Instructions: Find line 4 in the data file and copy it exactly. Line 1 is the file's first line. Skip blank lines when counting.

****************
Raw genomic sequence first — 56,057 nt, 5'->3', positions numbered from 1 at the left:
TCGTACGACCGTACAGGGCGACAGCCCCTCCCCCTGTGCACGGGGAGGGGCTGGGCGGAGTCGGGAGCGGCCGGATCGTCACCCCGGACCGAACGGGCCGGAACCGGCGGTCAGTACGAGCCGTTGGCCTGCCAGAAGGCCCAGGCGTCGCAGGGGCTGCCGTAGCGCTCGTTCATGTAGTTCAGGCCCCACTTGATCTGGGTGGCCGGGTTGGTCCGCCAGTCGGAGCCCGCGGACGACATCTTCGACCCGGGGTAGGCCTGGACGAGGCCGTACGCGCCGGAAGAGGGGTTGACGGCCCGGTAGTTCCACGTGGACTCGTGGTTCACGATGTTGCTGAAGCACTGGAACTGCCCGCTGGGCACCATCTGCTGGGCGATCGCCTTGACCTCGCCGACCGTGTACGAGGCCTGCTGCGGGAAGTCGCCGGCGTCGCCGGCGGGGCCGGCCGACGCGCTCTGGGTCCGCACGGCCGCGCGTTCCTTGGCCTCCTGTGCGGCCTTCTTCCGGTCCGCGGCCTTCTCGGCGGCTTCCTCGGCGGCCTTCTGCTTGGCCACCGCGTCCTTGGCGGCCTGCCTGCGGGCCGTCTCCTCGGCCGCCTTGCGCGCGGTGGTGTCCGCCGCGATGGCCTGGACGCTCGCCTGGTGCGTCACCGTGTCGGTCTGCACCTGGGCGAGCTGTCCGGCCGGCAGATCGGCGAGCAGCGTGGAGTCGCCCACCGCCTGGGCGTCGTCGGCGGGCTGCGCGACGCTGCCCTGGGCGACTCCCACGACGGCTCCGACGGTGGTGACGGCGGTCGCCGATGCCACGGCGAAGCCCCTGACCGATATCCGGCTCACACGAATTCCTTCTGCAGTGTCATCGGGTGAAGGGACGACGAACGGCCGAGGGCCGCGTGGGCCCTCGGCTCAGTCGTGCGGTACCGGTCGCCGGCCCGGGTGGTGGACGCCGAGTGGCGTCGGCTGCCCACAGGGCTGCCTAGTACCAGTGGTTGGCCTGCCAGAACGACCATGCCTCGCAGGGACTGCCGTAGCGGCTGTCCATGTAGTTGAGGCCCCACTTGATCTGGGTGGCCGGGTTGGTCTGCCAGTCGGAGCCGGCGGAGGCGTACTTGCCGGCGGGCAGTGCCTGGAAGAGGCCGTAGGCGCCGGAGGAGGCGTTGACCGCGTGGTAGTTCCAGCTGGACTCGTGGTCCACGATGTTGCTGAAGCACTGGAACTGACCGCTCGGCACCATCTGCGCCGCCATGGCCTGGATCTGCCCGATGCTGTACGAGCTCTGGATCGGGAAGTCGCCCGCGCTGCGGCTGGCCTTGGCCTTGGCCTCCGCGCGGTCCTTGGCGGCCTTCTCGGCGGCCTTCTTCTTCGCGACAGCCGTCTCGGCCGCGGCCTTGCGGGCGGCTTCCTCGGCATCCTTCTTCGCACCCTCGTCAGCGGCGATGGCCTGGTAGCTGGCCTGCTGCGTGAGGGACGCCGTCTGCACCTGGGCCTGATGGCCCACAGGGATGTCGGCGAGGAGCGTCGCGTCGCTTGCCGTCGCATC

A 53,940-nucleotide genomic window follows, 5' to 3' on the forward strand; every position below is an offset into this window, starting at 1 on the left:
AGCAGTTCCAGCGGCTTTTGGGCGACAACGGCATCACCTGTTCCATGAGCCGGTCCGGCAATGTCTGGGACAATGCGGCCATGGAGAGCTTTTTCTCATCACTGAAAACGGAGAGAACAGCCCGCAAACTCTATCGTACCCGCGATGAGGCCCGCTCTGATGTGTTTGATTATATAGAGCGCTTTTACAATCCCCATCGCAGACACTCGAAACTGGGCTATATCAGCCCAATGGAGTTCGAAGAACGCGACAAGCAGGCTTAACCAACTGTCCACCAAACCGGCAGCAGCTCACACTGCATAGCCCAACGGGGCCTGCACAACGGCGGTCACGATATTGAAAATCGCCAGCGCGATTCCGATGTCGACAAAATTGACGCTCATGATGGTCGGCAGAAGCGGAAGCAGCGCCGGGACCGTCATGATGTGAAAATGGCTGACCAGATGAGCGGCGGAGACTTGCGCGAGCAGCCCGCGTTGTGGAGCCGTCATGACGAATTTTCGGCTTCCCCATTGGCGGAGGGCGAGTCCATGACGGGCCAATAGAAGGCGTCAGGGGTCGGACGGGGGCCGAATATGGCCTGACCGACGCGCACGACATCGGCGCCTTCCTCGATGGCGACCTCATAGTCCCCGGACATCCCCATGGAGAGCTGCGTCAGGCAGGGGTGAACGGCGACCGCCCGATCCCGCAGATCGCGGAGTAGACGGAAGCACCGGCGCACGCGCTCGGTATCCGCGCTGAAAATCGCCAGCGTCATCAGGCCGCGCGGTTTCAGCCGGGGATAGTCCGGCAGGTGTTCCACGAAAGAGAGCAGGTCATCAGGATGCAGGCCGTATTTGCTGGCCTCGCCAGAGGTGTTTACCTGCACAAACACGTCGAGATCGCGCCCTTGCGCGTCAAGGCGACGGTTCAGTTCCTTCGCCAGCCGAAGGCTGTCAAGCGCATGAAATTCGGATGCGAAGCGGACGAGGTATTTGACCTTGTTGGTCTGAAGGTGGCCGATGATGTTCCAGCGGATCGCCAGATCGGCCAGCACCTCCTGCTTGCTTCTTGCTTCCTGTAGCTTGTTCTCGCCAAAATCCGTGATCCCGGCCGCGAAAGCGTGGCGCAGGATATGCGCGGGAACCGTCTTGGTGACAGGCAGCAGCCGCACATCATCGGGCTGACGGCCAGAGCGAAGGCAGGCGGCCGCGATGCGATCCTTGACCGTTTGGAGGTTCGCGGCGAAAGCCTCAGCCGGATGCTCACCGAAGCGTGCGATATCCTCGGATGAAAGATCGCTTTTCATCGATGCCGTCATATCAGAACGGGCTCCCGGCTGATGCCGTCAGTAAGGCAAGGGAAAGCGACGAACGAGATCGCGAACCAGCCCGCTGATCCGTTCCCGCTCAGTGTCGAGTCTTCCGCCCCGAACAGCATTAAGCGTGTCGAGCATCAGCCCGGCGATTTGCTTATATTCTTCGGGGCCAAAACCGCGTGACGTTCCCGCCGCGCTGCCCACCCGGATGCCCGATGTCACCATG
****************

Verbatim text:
AGCAGTTCCAGCGGCTTTTGGGCGACAACGGCATCACCTGTTCCATGAGCCGGTCCGGCAATGTCTGGGACAATGCGGCCATGGAGAGCTTTTTCTCATCACTGAAAACGGAGAGAACAGCCCGCAAACTCTATCGTACCCGCGATGAGGCCCGCTCTGATGTGTTTGATTATATAGAGCGCTTTTACAATCCCCATCGCAGACACTCGAAACTGGGCTATATCAGCCCAATGGAGTTCGAAGAACGCGACAAGCAGGCTTAACCAACTGTCCACCAAACCGGCAGCAGCTCACACTGCATAGCCCAACGGGGCCTGCACAACGGCGGTCACGATATTGAAAATCGCCAGCGCGATTCCGATGTCGACAAAATTGACGCTCATGATGGTCGGCAGAAGCGGAAGCAGCGCCGGGACCGTCATGATGTGAAAATGGCTGACCAGATGAGCGGCGGAGACTTGCGCGAGCAGCCCGCGTTGTGGAGCCGTCATGACGAATTTTCGGCTTCCCCATTGGCGGAGGGCGAGTCCATGACGGGCCAATAGAAGGCGTCAGGGGTCGGACGGGGGCCGAATATGGCCTGACCGACGCGCACGACATCGGCGCCTTCCTCGATGGCGACCTCATAGTCCCCGGACATCCCCATGGAGAGCTGCGTCAGGCAGGGGTGAACGGCGACCGCCCGATCCCGCAGATCGCGGAGTAGACGGAAGCACCGGCGCACGCGCTCGGTATCCGCGCTGAAAATCGCCAGCGTCATCAGGCCGCGCGGTTTCAGCCGGGGATAGTCCGGCAGGTGTTCCACGAAAGAGAGCAGGTCATCAGGATGCAGGCCGTATTTGCTGGCCTCGCCAGAGGTGTTTACCTGCACAAACACGTCGAGATCGCGCCCTTGCGCGTCAAGGCGACGGTTCAGTTCCTTCGCCAGCCGAAGGCTGTCAAGCGCATGAAATTCGGATGCGAAGCGGACGAGGTATTTGACCTTGTTGGTCTGAAGGTGGCCGATGATGTTCCAGCGGATCGCCAGATCGGCCAGCACCTCCTGCTTGCTTCTTGCTTCCTGTAGCTTGTTCTCGCCAAAATCCGTGATCCCGGCCGCGAAAGCGTGGCGCAGGATATGCGCGGGAACCGTCTTGGTGACAGGCAGCAGCCGCACATCATCGGGCTGACGGCCAGAGCGAAGGCAGGCGGCCGCGATGCGATCCTTGACCGTTTGGAGGTTCGCGGCGAAAGCCTCAGCCGGATGCTCACCGAAGCGTGCGATATCCTCGGATGAAAGATCGCTTTTCATCGATGCCGTCATATCAGAACGGGCTCCCGGCTGATGCCGTCAGTAAGGCAAGGGAAAGCGACGAACGAGATCGCGAACCAGCCCGCTGATCCGTTCCCGCTCAGTGTCGAGTCTTCCGCCCCGAACAGCATTAAGCGTGTCGAGCATCAGCCCGGCGATTTGCTTATATTCTTCGGGGCCAAAACCGCGTGACGTTCCCGCCGCGCTGCCCACCCGGATGCCCGATGTCACCATG